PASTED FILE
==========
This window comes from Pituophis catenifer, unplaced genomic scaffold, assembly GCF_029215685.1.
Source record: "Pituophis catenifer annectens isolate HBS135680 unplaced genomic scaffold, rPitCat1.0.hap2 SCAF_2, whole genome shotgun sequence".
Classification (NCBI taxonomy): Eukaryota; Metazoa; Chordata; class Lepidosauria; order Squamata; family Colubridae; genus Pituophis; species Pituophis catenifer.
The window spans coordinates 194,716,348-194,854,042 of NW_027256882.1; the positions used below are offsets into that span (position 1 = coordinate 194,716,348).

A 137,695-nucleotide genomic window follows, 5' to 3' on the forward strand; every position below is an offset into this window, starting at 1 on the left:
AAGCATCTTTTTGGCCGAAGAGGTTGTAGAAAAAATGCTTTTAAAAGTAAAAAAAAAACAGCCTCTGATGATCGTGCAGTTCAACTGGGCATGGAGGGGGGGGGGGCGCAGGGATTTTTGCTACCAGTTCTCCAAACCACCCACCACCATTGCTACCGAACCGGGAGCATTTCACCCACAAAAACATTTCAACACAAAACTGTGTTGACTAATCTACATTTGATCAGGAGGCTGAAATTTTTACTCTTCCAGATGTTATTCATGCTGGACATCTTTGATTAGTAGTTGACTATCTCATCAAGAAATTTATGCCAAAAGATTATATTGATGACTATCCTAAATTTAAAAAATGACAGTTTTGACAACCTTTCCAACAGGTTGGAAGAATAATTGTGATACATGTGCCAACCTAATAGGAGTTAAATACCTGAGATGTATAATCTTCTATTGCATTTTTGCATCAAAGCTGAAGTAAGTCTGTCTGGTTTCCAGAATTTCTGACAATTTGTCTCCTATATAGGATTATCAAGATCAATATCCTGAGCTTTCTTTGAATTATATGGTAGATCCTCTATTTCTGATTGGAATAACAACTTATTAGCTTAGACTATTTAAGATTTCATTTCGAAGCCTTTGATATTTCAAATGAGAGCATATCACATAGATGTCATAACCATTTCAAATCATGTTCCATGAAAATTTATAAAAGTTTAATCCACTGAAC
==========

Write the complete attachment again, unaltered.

This window comes from Pituophis catenifer, unplaced genomic scaffold, assembly GCF_029215685.1.
Source record: "Pituophis catenifer annectens isolate HBS135680 unplaced genomic scaffold, rPitCat1.0.hap2 SCAF_2, whole genome shotgun sequence".
Classification (NCBI taxonomy): Eukaryota; Metazoa; Chordata; class Lepidosauria; order Squamata; family Colubridae; genus Pituophis; species Pituophis catenifer.
The window spans coordinates 194,716,348-194,854,042 of NW_027256882.1; the positions used below are offsets into that span (position 1 = coordinate 194,716,348).

A 137,695-nucleotide genomic window follows, 5' to 3' on the forward strand; every position below is an offset into this window, starting at 1 on the left:
AAGCATCTTTTTGGCCGAAGAGGTTGTAGAAAAAATGCTTTTAAAAGTAAAAAAAAAACAGCCTCTGATGATCGTGCAGTTCAACTGGGCATGGAGGGGGGGGGGGCGCAGGGATTTTTGCTACCAGTTCTCCAAACCACCCACCACCATTGCTACCGAACCGGGAGCATTTCACCCACAAAAACATTTCAACACAAAACTGTGTTGACTAATCTACATTTGATCAGGAGGCTGAAATTTTTACTCTTCCAGATGTTATTCATGCTGGACATCTTTGATTAGTAGTTGACTATCTCATCAAGAAATTTATGCCAAAAGATTATATTGATGACTATCCTAAATTTAAAAAATGACAGTTTTGACAACCTTTCCAACAGGTTGGAAGAATAATTGTGATACATGTGCCAACCTAATAGGAGTTAAATACCTGAGATGTATAATCTTCTATTGCATTTTTGCATCAAAGCTGAAGTAAGTCTGTCTGGTTTCCAGAATTTCTGACAATTTGTCTCCTATATAGGATTATCAAGATCAATATCCTGAGCTTTCTTTGAATTATATGGTAGATCCTCTATTTCTGATTGGAATAACAACTTATTAGCTTAGACTATTTAAGATTTCATTTCGAAGCCTTTGATATTTCAAATGAGAGCATATCACATAGATGTCATAACCATTTCAAATCATGTTCCATGAAAATTTATAAAAGTTTAATCCACTGAAC